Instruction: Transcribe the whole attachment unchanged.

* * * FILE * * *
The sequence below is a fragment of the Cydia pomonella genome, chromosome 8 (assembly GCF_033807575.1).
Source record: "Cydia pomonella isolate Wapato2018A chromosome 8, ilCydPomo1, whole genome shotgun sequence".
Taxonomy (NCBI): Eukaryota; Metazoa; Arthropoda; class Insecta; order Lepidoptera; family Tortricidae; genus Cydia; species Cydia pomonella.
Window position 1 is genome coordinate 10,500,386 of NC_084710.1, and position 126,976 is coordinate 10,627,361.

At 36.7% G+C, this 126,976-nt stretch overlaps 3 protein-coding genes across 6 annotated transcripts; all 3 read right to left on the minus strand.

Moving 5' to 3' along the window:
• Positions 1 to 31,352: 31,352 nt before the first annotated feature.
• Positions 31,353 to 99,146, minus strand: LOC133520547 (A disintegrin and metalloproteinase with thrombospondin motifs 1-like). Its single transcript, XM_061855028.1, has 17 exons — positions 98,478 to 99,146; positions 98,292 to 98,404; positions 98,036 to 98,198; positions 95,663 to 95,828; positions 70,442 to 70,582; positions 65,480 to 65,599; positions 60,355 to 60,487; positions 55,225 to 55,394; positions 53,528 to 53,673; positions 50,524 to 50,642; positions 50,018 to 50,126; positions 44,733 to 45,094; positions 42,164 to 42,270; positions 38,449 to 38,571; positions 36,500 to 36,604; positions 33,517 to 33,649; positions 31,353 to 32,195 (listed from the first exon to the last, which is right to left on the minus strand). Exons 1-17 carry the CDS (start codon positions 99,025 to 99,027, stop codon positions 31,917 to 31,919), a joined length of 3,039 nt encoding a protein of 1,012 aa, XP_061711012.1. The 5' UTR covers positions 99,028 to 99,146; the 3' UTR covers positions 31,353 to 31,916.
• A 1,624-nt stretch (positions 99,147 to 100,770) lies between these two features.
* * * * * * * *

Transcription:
The sequence below is a fragment of the Cydia pomonella genome, chromosome 8 (assembly GCF_033807575.1).
Source record: "Cydia pomonella isolate Wapato2018A chromosome 8, ilCydPomo1, whole genome shotgun sequence".
Taxonomy (NCBI): Eukaryota; Metazoa; Arthropoda; class Insecta; order Lepidoptera; family Tortricidae; genus Cydia; species Cydia pomonella.
Window position 1 is genome coordinate 10,500,386 of NC_084710.1, and position 126,976 is coordinate 10,627,361.

At 36.7% G+C, this 126,976-nt stretch overlaps 3 protein-coding genes across 6 annotated transcripts; all 3 read right to left on the minus strand.

Moving 5' to 3' along the window:
• Positions 1 to 31,352: 31,352 nt before the first annotated feature.
• Positions 31,353 to 99,146, minus strand: LOC133520547 (A disintegrin and metalloproteinase with thrombospondin motifs 1-like). Its single transcript, XM_061855028.1, has 17 exons — positions 98,478 to 99,146; positions 98,292 to 98,404; positions 98,036 to 98,198; positions 95,663 to 95,828; positions 70,442 to 70,582; positions 65,480 to 65,599; positions 60,355 to 60,487; positions 55,225 to 55,394; positions 53,528 to 53,673; positions 50,524 to 50,642; positions 50,018 to 50,126; positions 44,733 to 45,094; positions 42,164 to 42,270; positions 38,449 to 38,571; positions 36,500 to 36,604; positions 33,517 to 33,649; positions 31,353 to 32,195 (listed from the first exon to the last, which is right to left on the minus strand). Exons 1-17 carry the CDS (start codon positions 99,025 to 99,027, stop codon positions 31,917 to 31,919), a joined length of 3,039 nt encoding a protein of 1,012 aa, XP_061711012.1. The 5' UTR covers positions 99,028 to 99,146; the 3' UTR covers positions 31,353 to 31,916.
• A 1,624-nt stretch (positions 99,147 to 100,770) lies between these two features.